Everyone is doing their thing it seems. Heise for one has been doing her thing ever since she stepped onto campus. A prep hockey star from Red Wing High School and member of the U.S Under-18 National Team, Heise leads the WCHA in freshman scoring with 28 points through 28 games (11-17-28), is fifth in assists and tied for fifth in points and seventh in goals. The former winger has also been named WCHA Rookie of the Week three times, forward of the week once and was tabbed as the WCHA Rookie of the Month in November. Almost from the first second she walked into the locker room the 2018-19 WCHA Preseason Rookie of the Year selection felt right at home with her teammates, her role on the team and the expectations that went along with both. Fast forward now 28 games later, Heise's role has gone from newcomer to nightly – as in she has become a nightly contributor on the scoreboard. Since the Gophers' loss to Wisconsin in late October, Heise has registered 23 points over her last 18 games. She had also picked up nine multi-point games and is currently on a streak of 12 points over her last six games. This past weekend in Minnesota's 7-1 win over the Buckeyes Heise lit the lamp twice to go along with one assist.
"My parents have always told me that it doesn't matter if you are the best one on the ice, it just matters how hard you work and what you can control. That was my mentality I came in with. I came in with the goal of just playing the role they were going to give me and it didn't matter what it was just as long as it helps the team. I decided that I was just going to go out there and work my hardest every shift and hoped it would all work out and that's how it's played out so far," replied Heise. "At the beginning of the season I came with the mindset that I didn't care where I played, I just wanted to help the team win but you always want to keep challenging yourself. I love playing with different players and playing in different situations. Sometimes when you are stuck in the same role it's hard for things to not get repetitive. I have just been excited with the way this year is going. It's such a confidence builder to know that you can play at this level and having girls around you who are supportive of you, that's been the best thing. Having a family of girls who have your back no matter what, that's what has made this experience so special for all of us and we can't wait to see where this goes."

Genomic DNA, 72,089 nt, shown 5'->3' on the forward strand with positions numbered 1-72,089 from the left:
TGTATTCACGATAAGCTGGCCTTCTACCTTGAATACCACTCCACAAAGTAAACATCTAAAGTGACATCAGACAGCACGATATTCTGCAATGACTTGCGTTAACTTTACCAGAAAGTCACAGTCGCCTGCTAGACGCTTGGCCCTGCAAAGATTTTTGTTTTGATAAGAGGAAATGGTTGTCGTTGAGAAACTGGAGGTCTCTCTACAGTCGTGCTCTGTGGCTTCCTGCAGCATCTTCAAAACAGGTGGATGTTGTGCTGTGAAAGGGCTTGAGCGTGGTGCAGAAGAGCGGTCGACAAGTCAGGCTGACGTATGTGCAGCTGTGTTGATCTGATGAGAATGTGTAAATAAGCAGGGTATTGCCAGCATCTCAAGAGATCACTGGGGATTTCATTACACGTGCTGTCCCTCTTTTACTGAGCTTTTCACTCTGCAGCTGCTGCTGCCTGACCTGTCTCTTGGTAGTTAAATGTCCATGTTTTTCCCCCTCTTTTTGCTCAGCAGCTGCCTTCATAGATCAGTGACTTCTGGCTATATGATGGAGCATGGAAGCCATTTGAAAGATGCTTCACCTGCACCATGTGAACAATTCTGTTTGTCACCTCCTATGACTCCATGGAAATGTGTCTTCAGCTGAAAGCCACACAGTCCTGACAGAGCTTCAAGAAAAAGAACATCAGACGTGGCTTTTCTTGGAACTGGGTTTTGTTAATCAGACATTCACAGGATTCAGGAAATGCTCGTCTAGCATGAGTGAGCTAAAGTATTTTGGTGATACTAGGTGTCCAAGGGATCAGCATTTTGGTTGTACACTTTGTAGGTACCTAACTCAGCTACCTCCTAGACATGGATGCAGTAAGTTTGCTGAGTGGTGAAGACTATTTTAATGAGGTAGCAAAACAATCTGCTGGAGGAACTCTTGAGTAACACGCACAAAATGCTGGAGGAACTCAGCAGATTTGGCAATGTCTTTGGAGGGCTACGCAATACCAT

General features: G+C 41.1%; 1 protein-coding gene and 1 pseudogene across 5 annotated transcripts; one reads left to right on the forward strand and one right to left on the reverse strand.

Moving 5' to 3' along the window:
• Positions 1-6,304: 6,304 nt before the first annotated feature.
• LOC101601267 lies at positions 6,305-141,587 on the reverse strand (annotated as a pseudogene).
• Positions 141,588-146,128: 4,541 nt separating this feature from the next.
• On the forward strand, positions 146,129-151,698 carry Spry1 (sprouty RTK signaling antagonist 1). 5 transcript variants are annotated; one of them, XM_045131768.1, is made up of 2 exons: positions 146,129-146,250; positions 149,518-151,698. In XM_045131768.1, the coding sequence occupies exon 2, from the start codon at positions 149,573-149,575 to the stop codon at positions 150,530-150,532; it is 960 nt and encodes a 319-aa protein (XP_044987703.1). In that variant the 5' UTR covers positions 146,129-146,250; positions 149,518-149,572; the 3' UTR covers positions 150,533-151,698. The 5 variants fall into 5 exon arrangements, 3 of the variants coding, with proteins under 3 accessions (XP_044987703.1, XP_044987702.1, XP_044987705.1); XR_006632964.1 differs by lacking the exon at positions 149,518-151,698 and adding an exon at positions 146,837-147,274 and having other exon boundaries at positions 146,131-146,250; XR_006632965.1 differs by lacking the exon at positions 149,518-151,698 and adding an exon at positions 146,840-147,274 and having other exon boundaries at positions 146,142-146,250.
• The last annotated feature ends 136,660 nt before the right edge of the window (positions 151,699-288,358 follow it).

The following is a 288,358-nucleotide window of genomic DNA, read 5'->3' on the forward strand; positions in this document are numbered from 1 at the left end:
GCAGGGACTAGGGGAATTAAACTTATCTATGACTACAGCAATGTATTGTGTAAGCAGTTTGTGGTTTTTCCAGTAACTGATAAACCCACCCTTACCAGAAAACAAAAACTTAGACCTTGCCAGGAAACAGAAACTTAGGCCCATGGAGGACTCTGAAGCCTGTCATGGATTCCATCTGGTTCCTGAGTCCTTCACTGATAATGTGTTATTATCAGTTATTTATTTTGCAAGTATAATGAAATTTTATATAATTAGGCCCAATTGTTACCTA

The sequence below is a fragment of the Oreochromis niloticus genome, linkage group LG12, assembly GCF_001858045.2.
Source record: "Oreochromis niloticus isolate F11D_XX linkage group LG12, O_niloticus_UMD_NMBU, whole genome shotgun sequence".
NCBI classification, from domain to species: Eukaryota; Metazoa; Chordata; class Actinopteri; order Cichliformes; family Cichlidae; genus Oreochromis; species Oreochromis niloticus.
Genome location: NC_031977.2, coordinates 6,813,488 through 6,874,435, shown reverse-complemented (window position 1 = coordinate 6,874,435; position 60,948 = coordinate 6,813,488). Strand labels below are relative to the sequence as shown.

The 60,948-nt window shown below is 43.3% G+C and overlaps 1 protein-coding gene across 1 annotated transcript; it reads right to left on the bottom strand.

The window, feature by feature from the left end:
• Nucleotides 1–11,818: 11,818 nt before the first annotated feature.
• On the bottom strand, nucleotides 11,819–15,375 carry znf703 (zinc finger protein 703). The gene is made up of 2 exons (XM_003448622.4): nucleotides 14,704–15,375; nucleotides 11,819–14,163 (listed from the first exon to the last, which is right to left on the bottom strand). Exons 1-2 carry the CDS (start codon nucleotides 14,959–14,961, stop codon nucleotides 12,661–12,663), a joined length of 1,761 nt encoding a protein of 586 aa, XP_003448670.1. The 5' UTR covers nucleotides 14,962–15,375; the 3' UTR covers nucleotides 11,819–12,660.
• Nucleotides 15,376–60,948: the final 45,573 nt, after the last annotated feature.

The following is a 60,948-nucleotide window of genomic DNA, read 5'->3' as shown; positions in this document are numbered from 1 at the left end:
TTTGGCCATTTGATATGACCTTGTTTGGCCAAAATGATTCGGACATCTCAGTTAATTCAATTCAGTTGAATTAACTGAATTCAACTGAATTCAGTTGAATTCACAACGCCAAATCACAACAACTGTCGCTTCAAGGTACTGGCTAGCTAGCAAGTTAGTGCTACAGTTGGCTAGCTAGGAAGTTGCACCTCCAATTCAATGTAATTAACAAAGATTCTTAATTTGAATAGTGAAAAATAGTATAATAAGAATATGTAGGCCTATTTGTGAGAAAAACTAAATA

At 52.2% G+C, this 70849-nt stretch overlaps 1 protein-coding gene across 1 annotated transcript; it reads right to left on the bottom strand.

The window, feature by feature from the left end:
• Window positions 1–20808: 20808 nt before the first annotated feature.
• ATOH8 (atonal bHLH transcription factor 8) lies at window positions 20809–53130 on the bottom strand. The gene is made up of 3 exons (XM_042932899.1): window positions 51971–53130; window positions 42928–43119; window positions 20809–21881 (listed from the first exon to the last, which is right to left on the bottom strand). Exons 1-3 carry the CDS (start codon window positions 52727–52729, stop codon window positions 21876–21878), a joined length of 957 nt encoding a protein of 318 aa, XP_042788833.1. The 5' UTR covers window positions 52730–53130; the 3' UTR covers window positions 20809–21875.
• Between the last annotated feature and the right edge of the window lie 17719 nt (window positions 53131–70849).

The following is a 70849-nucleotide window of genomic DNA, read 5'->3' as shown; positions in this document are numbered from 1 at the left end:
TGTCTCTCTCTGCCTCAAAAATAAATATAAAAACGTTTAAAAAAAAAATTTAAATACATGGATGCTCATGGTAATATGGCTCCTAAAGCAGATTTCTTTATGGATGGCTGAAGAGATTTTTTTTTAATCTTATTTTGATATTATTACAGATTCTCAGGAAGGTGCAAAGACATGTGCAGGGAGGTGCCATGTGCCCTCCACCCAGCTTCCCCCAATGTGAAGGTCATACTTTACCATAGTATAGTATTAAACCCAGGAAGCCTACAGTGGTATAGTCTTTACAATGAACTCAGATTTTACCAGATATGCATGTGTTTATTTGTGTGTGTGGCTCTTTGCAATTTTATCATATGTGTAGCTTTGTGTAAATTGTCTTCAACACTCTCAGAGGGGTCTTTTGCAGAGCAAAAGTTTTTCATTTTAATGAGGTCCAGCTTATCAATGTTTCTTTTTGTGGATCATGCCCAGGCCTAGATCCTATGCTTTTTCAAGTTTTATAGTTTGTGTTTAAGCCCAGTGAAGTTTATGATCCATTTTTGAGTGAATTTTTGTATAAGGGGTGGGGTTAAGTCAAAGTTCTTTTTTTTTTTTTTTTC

"Her progression from the beginning of the year when she was good but maybe not producing as many points as she wanted to compared to now where she is one of the biggest threats on the ice each and every game," continued Frost. "She is incredibly fast. She has a really heavy shot and she is someone who is really passionate about the game."
Passionate can also be used to describe her classmates, including fellow forward Amy Potomak. As a redshirt freshman, Potomak ranks second on the Gophers in scoring among rookies and is tied for fifth overall on the roster with 21 points (7-14-21). The Aldergrove, British Columbia product spent last fall training with the Canadian Women's National Team before officially arriving on campus last winter. Now 28 games into her rookie campaign Potomak has already picked up five multi-point games. Potomak actually began the season with at least one point in her first three games, and lately, the right-handed shot has registered nine points in her last 10 games. Sister to fellow Gopher Sarah Potomak, Amy was named WCHA Rookie of the Month for December.
"What I like about Amy is the progression in her game," mentioned Frost. "She has incredible offensive skill but early on we were trying to get her to play the right way; she just needed to develop some of those skills on the defensive end in terms of moving the puck and getting back. She is doing that now and is starting to get rewarded for it."